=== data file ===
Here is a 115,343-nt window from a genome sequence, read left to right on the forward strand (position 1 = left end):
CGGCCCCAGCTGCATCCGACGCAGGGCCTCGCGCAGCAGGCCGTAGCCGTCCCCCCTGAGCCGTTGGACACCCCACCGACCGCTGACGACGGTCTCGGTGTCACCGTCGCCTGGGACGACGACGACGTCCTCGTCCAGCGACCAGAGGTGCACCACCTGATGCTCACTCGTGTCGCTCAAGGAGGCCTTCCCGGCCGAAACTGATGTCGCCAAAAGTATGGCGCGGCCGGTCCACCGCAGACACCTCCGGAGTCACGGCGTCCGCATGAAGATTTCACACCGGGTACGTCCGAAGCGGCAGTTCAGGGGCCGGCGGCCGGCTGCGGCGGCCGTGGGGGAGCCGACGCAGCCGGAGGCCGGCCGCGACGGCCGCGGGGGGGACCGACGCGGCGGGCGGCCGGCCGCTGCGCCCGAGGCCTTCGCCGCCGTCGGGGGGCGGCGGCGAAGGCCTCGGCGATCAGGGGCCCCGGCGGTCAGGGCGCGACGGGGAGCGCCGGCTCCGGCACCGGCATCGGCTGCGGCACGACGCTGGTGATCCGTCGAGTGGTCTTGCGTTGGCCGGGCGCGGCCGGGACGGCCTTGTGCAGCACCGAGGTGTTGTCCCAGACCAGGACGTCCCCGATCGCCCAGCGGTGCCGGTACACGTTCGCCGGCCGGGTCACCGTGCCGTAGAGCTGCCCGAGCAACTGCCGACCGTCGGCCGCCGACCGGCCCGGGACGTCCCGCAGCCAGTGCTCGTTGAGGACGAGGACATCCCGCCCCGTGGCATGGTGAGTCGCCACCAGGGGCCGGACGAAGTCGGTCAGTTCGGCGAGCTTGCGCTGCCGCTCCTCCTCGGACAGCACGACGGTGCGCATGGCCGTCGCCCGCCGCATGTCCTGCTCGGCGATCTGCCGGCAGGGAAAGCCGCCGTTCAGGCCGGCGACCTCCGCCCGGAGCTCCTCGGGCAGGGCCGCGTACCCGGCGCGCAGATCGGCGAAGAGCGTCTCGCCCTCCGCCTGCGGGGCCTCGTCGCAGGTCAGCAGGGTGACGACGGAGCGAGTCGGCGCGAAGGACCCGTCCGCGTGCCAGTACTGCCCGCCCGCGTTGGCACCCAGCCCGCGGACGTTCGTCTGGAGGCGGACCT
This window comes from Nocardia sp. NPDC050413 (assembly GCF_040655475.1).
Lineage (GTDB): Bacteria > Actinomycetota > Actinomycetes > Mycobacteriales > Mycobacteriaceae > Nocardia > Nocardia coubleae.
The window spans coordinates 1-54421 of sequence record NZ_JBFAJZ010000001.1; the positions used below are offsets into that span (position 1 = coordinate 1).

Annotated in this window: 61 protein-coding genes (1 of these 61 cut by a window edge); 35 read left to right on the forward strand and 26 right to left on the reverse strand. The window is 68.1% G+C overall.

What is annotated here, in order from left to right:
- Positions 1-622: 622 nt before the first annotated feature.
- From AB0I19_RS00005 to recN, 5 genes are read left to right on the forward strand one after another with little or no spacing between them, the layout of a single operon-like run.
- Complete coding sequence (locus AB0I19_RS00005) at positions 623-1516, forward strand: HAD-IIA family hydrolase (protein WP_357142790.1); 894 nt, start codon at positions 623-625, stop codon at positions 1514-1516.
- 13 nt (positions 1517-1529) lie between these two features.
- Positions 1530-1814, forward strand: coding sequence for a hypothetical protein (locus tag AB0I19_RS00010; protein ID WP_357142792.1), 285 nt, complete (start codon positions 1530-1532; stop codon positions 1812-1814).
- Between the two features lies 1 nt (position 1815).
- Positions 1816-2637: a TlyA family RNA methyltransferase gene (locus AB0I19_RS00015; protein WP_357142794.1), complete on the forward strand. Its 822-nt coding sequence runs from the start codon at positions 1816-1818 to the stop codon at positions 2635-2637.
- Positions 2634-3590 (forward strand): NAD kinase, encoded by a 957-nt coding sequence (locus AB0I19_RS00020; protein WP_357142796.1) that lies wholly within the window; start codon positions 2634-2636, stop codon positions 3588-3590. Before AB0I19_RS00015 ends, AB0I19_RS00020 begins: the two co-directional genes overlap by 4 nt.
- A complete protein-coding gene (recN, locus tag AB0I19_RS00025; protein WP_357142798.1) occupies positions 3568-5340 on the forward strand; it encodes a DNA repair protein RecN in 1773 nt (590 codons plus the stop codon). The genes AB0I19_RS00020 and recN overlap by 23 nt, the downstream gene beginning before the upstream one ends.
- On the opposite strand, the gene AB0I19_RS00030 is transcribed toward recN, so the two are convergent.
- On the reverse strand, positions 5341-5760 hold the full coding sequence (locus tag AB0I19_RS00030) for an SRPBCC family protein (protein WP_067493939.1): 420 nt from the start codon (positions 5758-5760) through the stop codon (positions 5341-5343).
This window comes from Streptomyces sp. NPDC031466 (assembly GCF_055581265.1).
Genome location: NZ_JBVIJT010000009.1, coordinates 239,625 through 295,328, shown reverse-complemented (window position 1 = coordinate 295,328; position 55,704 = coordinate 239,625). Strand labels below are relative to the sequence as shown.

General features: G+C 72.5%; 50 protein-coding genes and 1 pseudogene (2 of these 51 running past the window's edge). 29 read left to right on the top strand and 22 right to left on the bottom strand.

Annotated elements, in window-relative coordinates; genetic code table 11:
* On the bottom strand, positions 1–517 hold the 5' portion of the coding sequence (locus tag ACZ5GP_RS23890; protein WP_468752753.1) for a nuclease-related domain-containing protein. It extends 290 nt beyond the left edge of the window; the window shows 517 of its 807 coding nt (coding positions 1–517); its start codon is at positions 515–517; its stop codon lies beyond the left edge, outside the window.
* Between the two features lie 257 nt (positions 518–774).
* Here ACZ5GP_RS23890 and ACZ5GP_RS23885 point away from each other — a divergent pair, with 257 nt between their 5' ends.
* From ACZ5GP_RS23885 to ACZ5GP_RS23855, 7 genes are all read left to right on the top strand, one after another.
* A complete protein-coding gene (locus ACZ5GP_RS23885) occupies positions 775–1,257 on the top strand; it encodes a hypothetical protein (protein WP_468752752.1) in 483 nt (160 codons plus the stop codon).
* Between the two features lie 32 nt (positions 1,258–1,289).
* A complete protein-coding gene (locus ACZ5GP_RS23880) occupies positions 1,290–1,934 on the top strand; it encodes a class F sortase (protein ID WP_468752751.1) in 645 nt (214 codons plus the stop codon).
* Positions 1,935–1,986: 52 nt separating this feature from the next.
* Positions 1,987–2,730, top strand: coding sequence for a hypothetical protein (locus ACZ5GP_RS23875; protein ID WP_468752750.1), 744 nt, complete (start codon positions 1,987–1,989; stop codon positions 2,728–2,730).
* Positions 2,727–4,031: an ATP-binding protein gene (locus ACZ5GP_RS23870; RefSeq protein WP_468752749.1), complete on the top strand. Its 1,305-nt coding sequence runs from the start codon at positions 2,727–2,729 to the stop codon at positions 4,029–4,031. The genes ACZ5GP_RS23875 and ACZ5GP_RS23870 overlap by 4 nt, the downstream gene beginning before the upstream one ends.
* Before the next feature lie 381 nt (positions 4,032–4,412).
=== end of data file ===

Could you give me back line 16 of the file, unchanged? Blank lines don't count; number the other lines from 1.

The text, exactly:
- A complete protein-coding gene (recN, locus tag AB0I19_RS00025; protein WP_357142798.1) occupies positions 3568-5340 on the forward strand; it encodes a DNA repair protein RecN in 1773 nt (590 codons plus the stop codon). The genes AB0I19_RS00020 and recN overlap by 23 nt, the downstream gene beginning before the upstream one ends.